Spatial Collisions and Discordant Temporalities: Everyday Life between Camp and Checkpoint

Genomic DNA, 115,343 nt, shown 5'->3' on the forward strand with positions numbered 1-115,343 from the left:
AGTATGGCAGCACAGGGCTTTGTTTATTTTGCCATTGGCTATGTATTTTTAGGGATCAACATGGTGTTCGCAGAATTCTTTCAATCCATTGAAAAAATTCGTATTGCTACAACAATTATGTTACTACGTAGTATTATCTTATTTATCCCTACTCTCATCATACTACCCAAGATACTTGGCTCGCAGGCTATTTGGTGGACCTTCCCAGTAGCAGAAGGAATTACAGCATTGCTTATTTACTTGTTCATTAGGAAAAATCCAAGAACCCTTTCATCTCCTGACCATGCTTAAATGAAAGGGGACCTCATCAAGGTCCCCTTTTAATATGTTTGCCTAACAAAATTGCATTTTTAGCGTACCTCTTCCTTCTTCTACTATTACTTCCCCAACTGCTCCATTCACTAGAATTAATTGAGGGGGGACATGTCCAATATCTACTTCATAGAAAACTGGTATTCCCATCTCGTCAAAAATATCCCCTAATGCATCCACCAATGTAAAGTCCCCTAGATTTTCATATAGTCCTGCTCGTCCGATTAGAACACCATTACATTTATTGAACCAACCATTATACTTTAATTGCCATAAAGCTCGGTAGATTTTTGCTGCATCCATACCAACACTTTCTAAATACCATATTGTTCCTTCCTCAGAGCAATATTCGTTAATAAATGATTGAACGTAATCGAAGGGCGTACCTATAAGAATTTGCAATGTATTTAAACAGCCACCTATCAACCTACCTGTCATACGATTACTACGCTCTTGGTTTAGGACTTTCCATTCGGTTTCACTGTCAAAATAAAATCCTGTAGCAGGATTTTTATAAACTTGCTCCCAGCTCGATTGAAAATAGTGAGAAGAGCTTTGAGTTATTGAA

How do we make sense of the colonial subject that is neither in revolt nor in open crisis? How do people reproduce their lives, fashion routines, etch out some meaning when the political is evacuated, when time is on hold? These questions loom over a contemporary disjuncture in Palestine, marked in part by the splintering and opening up of the field of subjective bonds, attachments and associations to new modalities of production, less circumscribed by previous normative parameters and engendering a host of complexities and ambivalences in politico‐social relationalities. Yet most scholarship on Palestine remains caught up in reductive binaries of violence versus resistance and heavily reliant on rigid and aggregated categories, the bulk of it unable to capture entire assemblages of action, subjective dissonance, productive ambiguities and contingent vitalities that inflect so much of contemporary quotidian life. The refugee in particular has emerged as a destabilizing figure, capable of subversively using the spatio‐temporality of the camp as the very resource through which to disturb ascribed categorizations. Reading the paradoxical multiplicity of actions that refugees — women, children and the elderly — perform in the space between Qalandia camp and its checkpoint provides an insight into some of what defines contemporary refugee subjectivities — flexibility, a readiness to take risks, an ability to maneuver through different temporal orders and instrumentalize the spatial fragmentation. These subjects, traversing and negotiating liminality in everyday life, point to lived and bodied affirmations of presence and visibility that cannot be understood through frameworks of recognition and rights.